Live Transcribe can be turned on from the same Accessibility settings menu as Live Captions, under Audio & On-screen Text. Once enabled, it’s accessible via the bottom navigation bar. You can customise Live Transcribe as you like, with options ranging from how big to display the text to whether you want your device to save a transcription after the fact. By default, you can use Live Transcribe with two languages.
Sound Amplifier has been billed as an Android 10 accessibility feature, though it’s been available for use since Android 9. It’s been updated with the latest release to include a refreshed interface and the addition of backward compatibility with Android Marshmallow.
Sound Amplifier effectively amplifies ambient sound and spoken word that’s picked up by wired headphones plugged into your phone. It can help you tune in to your surroundings a bit better while simultaneously dulling any sounds that are too loud. It’s available in the Accessibility section of the Android settings menu under Audio & On-screen Text. Like Live Transcribe, you can toggle the feature on and off from the bottom navigation bar.
Along with Sound Amplifier, folks can now adjust the Audio balance of audio and music streaming from an Android device. The slider is available in the Accessibility settings underneath Sound Amplifier. Move the slider as you’re listening to music or spoken word until it sounds preferable.
Enhanced hearing aid support
Though Android has long offered hearing aid support, Android 10 includes compatibility for a new open-source hearing aid specification. It operates on Bluetooth LE, and Google developed it in part with GN Hearing and Cochlear, two major hearing aid manufacturers.
Since the specification is open source, any OEM or handset manufacturer can utilise it to optimise their smartphones for use with hearing aids. It will also help eliminate the need to cart around a dongle, and it has the added benefit of helping prolong battery life on both the hearing aid and the smartphone.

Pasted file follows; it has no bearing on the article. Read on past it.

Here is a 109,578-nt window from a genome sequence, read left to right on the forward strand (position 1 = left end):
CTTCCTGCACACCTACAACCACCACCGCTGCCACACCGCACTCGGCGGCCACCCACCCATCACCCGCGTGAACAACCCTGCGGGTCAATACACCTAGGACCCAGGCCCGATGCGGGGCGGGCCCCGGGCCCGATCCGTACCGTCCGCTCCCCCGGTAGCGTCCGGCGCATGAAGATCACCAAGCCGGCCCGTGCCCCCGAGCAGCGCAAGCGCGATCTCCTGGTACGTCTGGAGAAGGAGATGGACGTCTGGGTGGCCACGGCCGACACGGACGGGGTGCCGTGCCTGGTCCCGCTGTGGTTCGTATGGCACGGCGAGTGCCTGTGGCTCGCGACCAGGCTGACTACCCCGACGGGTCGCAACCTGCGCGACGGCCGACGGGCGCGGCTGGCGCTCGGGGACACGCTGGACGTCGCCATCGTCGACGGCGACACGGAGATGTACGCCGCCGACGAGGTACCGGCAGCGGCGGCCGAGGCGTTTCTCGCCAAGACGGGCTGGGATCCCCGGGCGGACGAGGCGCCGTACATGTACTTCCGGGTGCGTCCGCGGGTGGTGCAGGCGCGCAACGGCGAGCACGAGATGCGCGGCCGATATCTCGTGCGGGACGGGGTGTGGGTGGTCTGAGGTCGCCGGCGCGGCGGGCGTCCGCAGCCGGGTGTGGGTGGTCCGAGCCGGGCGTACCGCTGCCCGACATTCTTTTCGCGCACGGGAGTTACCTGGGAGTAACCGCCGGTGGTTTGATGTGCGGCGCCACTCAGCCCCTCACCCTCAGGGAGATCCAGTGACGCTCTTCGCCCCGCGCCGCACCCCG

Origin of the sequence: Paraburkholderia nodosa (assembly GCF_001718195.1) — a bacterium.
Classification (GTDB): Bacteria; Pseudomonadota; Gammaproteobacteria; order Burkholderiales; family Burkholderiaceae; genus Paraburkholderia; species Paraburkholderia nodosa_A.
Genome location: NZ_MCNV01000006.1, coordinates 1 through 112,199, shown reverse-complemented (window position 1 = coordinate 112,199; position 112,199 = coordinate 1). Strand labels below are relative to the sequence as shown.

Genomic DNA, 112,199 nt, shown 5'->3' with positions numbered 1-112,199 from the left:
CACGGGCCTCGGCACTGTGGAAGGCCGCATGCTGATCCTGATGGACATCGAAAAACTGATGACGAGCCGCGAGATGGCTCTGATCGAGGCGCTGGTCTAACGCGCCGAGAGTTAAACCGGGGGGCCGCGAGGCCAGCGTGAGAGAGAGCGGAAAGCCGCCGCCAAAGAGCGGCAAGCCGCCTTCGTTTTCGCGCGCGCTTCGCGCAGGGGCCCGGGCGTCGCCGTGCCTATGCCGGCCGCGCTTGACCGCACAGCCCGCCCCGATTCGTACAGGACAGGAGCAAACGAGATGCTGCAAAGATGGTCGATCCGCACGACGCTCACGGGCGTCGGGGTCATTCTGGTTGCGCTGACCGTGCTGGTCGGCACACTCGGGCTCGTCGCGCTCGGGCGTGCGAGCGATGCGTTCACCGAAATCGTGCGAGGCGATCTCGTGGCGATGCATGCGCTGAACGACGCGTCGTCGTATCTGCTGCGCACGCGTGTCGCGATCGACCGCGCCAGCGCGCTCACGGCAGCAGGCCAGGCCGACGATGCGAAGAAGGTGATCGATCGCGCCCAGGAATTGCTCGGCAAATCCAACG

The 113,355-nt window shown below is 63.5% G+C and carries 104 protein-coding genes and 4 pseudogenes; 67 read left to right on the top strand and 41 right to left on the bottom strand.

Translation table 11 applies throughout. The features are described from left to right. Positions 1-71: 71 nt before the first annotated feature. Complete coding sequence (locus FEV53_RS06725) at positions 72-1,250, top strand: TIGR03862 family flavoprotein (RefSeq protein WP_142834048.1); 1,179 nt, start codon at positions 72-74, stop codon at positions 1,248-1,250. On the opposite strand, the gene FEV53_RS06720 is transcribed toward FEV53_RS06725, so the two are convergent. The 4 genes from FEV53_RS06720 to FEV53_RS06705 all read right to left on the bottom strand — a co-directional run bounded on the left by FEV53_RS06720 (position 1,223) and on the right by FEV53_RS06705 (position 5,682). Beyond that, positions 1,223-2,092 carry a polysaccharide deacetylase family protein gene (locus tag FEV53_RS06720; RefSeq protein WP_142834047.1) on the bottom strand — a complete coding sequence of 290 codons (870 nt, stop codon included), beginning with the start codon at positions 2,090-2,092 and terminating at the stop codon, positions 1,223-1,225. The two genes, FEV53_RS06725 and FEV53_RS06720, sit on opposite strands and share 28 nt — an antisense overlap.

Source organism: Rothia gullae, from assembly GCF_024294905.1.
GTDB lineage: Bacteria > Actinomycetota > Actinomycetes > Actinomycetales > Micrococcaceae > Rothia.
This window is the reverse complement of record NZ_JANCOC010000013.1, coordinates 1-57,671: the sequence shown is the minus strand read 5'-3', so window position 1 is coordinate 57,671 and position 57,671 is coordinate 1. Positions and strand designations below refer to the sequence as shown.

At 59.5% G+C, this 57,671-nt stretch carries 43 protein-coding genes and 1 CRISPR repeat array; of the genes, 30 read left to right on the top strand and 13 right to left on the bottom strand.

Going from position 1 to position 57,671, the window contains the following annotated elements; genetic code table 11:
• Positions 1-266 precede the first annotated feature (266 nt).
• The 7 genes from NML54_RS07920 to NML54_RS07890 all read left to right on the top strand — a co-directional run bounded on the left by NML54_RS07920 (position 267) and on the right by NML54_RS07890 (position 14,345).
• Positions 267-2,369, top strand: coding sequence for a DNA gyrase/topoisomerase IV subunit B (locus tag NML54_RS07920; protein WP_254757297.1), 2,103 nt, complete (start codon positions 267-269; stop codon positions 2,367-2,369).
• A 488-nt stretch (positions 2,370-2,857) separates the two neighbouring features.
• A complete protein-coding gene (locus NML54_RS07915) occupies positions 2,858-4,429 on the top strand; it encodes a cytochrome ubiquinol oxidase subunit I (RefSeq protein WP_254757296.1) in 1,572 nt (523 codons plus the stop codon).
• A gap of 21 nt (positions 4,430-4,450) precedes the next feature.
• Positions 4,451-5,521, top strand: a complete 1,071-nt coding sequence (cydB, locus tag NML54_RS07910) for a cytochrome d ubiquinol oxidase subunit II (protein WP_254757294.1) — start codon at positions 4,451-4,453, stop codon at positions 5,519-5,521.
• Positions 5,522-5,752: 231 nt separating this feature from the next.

Android’s “Talkback” screen-reading feature is one of those oft-used Accessibility features that updates on a different release cycle than Android’s annual system updates. According to Brian Kemler, Google’s product manager for Android accessibility, the updates are typically three times annually, with the next release slated to hit November 2019. In a phone call, Kemler confirmed that the update would include tweaks to Talkback’s overall performance, stability, and code health, along with improvements meant to help “optimise the existing product.” Kemler also alluded to some new Talkback features intended to aid the blind and visually impaired.
Time to take action
Folks who perhaps require a bit more time to take action on a notification or system prompt can adjust their time-out preferences before it disappears. In the Accessibility settings, you can choose anywhere between 10- to 30-seconds, to two minutes before the pop-up disappears. The only caveat is that some third-party apps aren’t compatible with this feature.
Vibration and haptic strength
Use this feature if you want to adjust the intensity of your smartphone’s vibration motor when it rings, or enable haptic feedback as you’re touching the screen. If you’d rather not have the phone respond at all, you can turn vibration and haptic feedback off through this setting, too.